Study Questions Bioavailability of Sulforaphane in Green Supplements


The bioactive component of cruciferous vegetables may have poor bioavailability in dietary supplements due to the absence of a key enzyme.

Is your greens supplement doing all that it can? New research suggests that sulforaphane, a bioactive component of cruciferous vegetables, may have little bioavailability in dietary supplements due to the common absence of a key enzyme.

Cruciferous vegetables like broccoli sprouts, broccoli, and kale are staples for most green supplements because they contain high amounts of glucosinolates, compounds which can convert into the anticarcinogen sulforaphane. But in order for glucosinolates to turn into sulforaphane, a hydrolysis reaction must occur with the enzyme myrosinase-an enzyme killed from the heating process used to make many dietary supplements.

New research published online at the British Journal of Nutrition supports the notion that including myrosinase in the consumption of glucoraphanin (a widespread glucosinolate) will greatly increase bioavailable sulforaphane.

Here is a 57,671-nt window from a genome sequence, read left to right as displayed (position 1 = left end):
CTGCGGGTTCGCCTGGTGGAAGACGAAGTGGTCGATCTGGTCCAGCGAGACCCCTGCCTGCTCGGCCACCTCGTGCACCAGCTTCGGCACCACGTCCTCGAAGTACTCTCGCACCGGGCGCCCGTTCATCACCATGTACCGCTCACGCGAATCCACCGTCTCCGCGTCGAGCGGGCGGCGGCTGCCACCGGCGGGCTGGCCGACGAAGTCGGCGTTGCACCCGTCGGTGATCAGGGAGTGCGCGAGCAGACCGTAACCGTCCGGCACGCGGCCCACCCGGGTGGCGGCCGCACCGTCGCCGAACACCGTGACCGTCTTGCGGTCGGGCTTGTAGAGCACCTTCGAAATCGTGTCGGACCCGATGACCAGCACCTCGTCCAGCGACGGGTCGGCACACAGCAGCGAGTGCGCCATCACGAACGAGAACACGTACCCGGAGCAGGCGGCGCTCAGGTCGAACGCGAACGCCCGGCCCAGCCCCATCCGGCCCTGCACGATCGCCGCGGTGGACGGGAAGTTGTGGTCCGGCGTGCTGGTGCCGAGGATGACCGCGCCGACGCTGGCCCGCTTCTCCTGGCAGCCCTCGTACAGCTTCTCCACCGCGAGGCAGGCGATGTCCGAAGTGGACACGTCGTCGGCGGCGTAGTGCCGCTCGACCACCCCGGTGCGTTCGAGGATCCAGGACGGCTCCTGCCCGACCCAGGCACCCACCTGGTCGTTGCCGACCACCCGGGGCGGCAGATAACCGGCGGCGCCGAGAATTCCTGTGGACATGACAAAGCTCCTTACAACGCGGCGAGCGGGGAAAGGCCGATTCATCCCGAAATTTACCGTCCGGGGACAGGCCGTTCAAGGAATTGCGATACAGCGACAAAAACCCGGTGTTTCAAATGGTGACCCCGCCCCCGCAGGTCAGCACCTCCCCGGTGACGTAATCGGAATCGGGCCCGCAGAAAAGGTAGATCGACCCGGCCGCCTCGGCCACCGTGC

Researchers from the University of Illinois at Urbana-Champaign gave adult men four meals (separated by one week) of dry cereal and yogurt with broccoli sprouts (equivalent to 70 μmol of sulforaphane), glucoraphanin-rich powder (equivalent to 120 μmol of sulforaphane), both ingredients, or neither ingredient.

Analysis for sulforaphane metabolites in urine yielded a recovery of 65%, 60%, and 24% for combined ingredients, broccoli sprouts, and glucoraphanin powder, respectively. These numbers suggest that the vegetable source with the enzyme undamaged can yield significantly more sulforaphane and improve sulforaphane yield from a glucoraphanin-rich powder.

The results of this study complement a February study by the researchers, which found sulforaphane metabolites at 74%, 49%, and 19% with consumption of air-dried broccoli sprouts, sprouts and glucoraphanin-rich broccoli powder, or glucoraphanin-rich powder alone, respectively.

In an interview with Nutritional Outlook, lead researcher Elizabeth H. Jeffery warned of the implication for consumers of glucosinolate-rich products.

“One needs to read the [ingredient] label carefully,” said Jeffery. “It is likely to say broccoli or glucosinolates or even sulforaphane glucosinolate (using sulforaphane more like an adjective). These will all have been made using a heating process that kills the myrosinase.”

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